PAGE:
Ninth Circuit Rules Berkeley CA’s Gas Ban Preempted by Federal Law


On January 2, the U.S. Court of Appeals of the Ninth Circuit denied a request for rehearing in a case preempting a city ordinance prohibiting the installation of natural gas piping within newly constructed buildings in the City of Berkeley, California.  This means that the appeals court’s decision in April 2023 will remain in effect unless the U.S. Supreme Court accepts the case for review.

In the case, California Restaurant Association v. City of Berkeley, the appeals court held that the Energy Policy and Conservation Act (“EPCA”), 42 U.S.C. § 6297(c), expressly preempts State and local regulations concerning the energy use of many natural gas appliances, including those used in household and restaurant kitchens. Instead of directly banning those appliances in new buildings, the court noted that Berkeley took a more circuitous route to the same result. It enacted a building code that prohibits natural gas piping into those buildings, rendering the gas appliances useless.

The district court had dismissed the suit, holding that the Act’s preemptive scope was limited to ordinances that facially or directly regulate covered appliances. But the court of appeals reversed that decision, concluding that such limits do not appear in EPCA’s text.  The court of appeals held that the plain text and structure of EPCA’s preemption provision encompasses building codes that regulate natural gas use by covered products, and by preventing such appliances from using natural gas, the new Berkeley building code falls under the preemption provision.  The City requested rehearing of that decision, and the request was denied.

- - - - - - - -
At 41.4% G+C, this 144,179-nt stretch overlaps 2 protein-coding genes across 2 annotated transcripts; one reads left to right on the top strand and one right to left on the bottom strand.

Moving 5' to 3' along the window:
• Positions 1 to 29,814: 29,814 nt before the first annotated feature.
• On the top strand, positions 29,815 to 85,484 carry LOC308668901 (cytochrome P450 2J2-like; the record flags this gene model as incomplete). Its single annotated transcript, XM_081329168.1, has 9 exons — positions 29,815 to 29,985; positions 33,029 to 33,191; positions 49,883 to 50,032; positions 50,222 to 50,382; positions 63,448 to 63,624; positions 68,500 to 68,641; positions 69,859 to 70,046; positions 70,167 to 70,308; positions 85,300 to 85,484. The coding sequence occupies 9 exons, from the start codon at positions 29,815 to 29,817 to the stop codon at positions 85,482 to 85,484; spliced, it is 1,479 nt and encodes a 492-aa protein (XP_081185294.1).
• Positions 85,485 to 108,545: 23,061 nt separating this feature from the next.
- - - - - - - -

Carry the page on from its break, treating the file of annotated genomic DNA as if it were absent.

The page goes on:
EPCA was enacted in 1975, and established a federal program consisting of test procedures, labeling, and energy targets for consumer products.  The covered products are set out in statue and include furnaces fueled by natural gas, propane and home heating oil.  The Department of Energy establishes energy-efficiency standards for certain appliances and equipment, and currently covers more than 60 different products.  Under the preemption provision, no State or local government may impose a regulation “concerning the energy efficiency, energy use, or water use of the covered product.”  The court of appeals found that the Berkely ban on natural gas piping was preempted under this standard.

This decision is now mandatory law in the States covered by the Ninth Circuit, which includes California, Oregon, Washington, Arizona, Nevada, Idaho, Montana, Alaska, and Hawaii. The decision will also be highly influential on any other court hearing a challenge to a similar ban in other States. The City of Berkely has 90 days to request review in the U.S. Supreme Court.

This article is courtesy of NEFI Regulatory Counsel Rick Schweitzer